Supported, Classified and Rated Controllers/Gamepads
Certified MFi Controllers are the standard complying to Apple's Gamepad profile(s). They are the easiest and most compatible controllers to use not just for Provenance, but iOS and tvOS in general.
MFi controllers exist in a few different formats made distinct as profiles in Apple's SDK.
Due to Apple's shortsightedness, all MFi controllers lack certain buttons to be equivalent to any modern gaming standard (PS4, Xbox, etc…) made accessible in Provenance in various ways:
- 1.For systems without trigger buttons:
- L2: Select, R2: Start
- 2.For PSX, N64, and on…
- MFi+ Combos
- UI Buttons within Pause Menu
- 3.Missing Buttons Always On-Screen (iOS only) Beta, not all systems supported
Valve's Steam Controller uses its own protocol different from MFi, and not a virtual keyboard hack like iCade types, but we can conform it to the MFi Extended Gamepad protocol and still obtain input from the extra buttons as a sort of MFi hybrid, however limited to use only within the app (cannot navigate the system such as MFi can do with tvOS).
- Button Mode (default): like d-pad, c-buttons
- Touch Mode: like touch analog
- Analog Mode (default)
- D-Pad Mode
L-Pad Toggle = ◉ L-Pad Click + ◀︎ (Back)
R-Pad Toggle = ◉ R-Pad Click + ▶︎ (Forward)
Stick Toggle = ◉ Stick Click + ◀︎ (Back)
Currently, ◀︎ (Back) / Select and ▶︎ (Forward) / Start will work with PSX, and N64 via MFi+ (full support coming later…)
Before MFi, there were various controllers using non-standardized virtual keyboard hacks to get gamepad input. Because of this they are not as fluid or as granular as you can get from MFi or a Steam controller as they are using key mappings and not variable numerical data (as would be needed for thumbstick coordinates and trigger sensitivity, etc…), however they tend to have more buttons available. Another drawback is that you cannot use two iCades simultaneously, as Apple only allows one 'keyboard' connected at a time…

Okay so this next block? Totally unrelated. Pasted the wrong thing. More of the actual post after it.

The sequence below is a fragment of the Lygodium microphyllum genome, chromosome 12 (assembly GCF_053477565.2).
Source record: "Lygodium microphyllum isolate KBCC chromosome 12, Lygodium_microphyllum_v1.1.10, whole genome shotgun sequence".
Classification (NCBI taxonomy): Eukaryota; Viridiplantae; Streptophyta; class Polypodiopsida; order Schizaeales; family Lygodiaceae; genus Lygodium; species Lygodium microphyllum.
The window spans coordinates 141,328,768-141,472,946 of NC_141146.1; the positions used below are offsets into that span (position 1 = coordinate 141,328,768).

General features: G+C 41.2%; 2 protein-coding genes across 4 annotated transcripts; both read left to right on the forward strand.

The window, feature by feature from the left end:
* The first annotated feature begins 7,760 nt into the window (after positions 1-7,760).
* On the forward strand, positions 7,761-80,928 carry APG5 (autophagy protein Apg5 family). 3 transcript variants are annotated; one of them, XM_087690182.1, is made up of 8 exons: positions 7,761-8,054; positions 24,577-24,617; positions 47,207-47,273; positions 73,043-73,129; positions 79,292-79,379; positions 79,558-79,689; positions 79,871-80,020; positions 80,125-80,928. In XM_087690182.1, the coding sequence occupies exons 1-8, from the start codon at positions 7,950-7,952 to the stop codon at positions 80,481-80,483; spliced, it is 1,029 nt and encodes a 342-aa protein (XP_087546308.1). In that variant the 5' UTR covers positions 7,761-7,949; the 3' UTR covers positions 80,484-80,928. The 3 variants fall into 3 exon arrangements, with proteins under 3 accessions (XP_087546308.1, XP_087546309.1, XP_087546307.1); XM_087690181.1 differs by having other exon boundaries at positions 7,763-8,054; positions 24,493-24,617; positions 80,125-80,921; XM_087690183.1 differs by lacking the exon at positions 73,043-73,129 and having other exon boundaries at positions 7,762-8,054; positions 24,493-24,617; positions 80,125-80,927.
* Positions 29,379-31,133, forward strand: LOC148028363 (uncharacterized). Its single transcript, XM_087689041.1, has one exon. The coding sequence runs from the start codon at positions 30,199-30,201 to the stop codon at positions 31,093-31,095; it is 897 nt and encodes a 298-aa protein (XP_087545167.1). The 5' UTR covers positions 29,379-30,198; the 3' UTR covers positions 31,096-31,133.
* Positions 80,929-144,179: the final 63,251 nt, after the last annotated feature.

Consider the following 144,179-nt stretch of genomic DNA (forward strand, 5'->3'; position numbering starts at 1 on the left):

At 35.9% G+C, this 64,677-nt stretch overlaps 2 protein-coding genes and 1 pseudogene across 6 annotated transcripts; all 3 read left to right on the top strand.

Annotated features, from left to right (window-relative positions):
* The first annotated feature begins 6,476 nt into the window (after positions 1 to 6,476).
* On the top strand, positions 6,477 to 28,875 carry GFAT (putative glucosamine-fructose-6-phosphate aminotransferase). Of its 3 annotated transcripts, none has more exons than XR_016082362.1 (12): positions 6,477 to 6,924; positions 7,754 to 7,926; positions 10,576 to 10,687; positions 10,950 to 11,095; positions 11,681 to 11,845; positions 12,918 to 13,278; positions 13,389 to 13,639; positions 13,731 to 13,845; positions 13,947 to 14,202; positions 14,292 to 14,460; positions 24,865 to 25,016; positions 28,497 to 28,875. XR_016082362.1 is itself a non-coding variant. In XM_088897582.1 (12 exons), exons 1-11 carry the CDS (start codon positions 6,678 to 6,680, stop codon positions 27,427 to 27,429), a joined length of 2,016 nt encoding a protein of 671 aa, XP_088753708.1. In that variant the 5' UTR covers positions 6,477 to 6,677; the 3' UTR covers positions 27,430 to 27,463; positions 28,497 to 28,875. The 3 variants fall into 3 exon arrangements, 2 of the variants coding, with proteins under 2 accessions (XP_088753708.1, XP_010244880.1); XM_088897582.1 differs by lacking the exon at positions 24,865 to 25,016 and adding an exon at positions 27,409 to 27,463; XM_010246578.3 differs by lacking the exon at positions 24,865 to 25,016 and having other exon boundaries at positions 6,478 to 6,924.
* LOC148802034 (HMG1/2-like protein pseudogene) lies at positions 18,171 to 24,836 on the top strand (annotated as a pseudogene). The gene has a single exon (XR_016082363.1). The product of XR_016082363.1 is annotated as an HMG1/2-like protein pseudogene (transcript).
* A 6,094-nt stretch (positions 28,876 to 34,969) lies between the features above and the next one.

- iCade control maps coming later…
Form fitting controllers attach to your devices, in either a PSP sort of way (GameVice) or with a clamp that mounts the device above the controller. Some are powered by the device, others self-powered via battery and connect over bluetooth. Great for iPhone. Decent for iPads. Generally useless for Apple TV, unless you have a bluetooth device with remove-able or collapse-able clamp.
Standalone controllers are familiar to that of Playstation or Xbox. Recommended for iPads, and the absolute for Apple TV.
Key: ● = Supported
Key: ● = Supported / Ideal | ○ = Supported
⭐️Later adding specific controller reviews, pros/cons, retro-nostalgia recommendations…
iCade control maps coming later…